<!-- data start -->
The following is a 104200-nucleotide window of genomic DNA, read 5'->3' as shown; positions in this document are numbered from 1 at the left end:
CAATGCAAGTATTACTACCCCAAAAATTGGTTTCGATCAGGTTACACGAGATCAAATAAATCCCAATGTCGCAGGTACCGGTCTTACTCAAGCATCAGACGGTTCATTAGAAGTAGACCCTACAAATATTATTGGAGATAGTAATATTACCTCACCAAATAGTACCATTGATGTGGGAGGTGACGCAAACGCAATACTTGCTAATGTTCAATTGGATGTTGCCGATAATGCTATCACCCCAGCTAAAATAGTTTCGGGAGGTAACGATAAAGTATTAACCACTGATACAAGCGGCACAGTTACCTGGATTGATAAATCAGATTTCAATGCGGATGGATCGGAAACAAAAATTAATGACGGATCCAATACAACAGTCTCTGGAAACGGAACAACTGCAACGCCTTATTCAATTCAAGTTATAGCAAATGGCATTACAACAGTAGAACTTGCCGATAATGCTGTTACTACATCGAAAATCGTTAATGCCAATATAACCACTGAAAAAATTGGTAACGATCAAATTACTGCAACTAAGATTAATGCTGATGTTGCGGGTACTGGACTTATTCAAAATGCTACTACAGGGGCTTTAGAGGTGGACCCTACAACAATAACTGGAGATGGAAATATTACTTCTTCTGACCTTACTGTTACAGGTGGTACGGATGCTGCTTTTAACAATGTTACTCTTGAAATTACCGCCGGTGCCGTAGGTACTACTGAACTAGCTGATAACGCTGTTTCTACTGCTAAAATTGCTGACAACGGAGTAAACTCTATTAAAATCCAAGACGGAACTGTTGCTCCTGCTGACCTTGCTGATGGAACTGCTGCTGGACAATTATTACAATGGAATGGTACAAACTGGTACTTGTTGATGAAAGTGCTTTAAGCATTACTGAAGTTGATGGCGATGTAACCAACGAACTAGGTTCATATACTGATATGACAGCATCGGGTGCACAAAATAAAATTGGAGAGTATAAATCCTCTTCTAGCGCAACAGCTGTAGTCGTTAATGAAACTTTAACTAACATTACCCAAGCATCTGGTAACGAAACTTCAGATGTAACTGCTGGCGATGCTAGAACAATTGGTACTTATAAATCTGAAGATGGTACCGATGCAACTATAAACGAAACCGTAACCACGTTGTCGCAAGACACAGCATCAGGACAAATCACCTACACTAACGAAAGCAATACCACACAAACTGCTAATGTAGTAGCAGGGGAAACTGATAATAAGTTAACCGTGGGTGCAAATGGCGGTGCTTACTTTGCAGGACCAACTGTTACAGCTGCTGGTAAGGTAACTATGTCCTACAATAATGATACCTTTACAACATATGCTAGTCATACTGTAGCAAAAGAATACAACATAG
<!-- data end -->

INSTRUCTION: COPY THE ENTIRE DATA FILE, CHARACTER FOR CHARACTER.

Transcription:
The following is a 104200-nucleotide window of genomic DNA, read 5'->3' as shown; positions in this document are numbered from 1 at the left end:
CAATGCAAGTATTACTACCCCAAAAATTGGTTTCGATCAGGTTACACGAGATCAAATAAATCCCAATGTCGCAGGTACCGGTCTTACTCAAGCATCAGACGGTTCATTAGAAGTAGACCCTACAAATATTATTGGAGATAGTAATATTACCTCACCAAATAGTACCATTGATGTGGGAGGTGACGCAAACGCAATACTTGCTAATGTTCAATTGGATGTTGCCGATAATGCTATCACCCCAGCTAAAATAGTTTCGGGAGGTAACGATAAAGTATTAACCACTGATACAAGCGGCACAGTTACCTGGATTGATAAATCAGATTTCAATGCGGATGGATCGGAAACAAAAATTAATGACGGATCCAATACAACAGTCTCTGGAAACGGAACAACTGCAACGCCTTATTCAATTCAAGTTATAGCAAATGGCATTACAACAGTAGAACTTGCCGATAATGCTGTTACTACATCGAAAATCGTTAATGCCAATATAACCACTGAAAAAATTGGTAACGATCAAATTACTGCAACTAAGATTAATGCTGATGTTGCGGGTACTGGACTTATTCAAAATGCTACTACAGGGGCTTTAGAGGTGGACCCTACAACAATAACTGGAGATGGAAATATTACTTCTTCTGACCTTACTGTTACAGGTGGTACGGATGCTGCTTTTAACAATGTTACTCTTGAAATTACCGCCGGTGCCGTAGGTACTACTGAACTAGCTGATAACGCTGTTTCTACTGCTAAAATTGCTGACAACGGAGTAAACTCTATTAAAATCCAAGACGGAACTGTTGCTCCTGCTGACCTTGCTGATGGAACTGCTGCTGGACAATTATTACAATGGAATGGTACAAACTGGTACTTGTTGATGAAAGTGCTTTAAGCATTACTGAAGTTGATGGCGATGTAACCAACGAACTAGGTTCATATACTGATATGACAGCATCGGGTGCACAAAATAAAATTGGAGAGTATAAATCCTCTTCTAGCGCAACAGCTGTAGTCGTTAATGAAACTTTAACTAACATTACCCAAGCATCTGGTAACGAAACTTCAGATGTAACTGCTGGCGATGCTAGAACAATTGGTACTTATAAATCTGAAGATGGTACCGATGCAACTATAAACGAAACCGTAACCACGTTGTCGCAAGACACAGCATCAGGACAAATCACCTACACTAACGAAAGCAATACCACACAAACTGCTAATGTAGTAGCAGGGGAAACTGATAATAAGTTAACCGTGGGTGCAAATGGCGGTGCTTACTTTGCAGGACCAACTGTTACAGCTGCTGGTAAGGTAACTATGTCCTACAATAATGATACCTTTACAACATATGCTAGTCATACTGTAGCAAAAGAATACAACATAG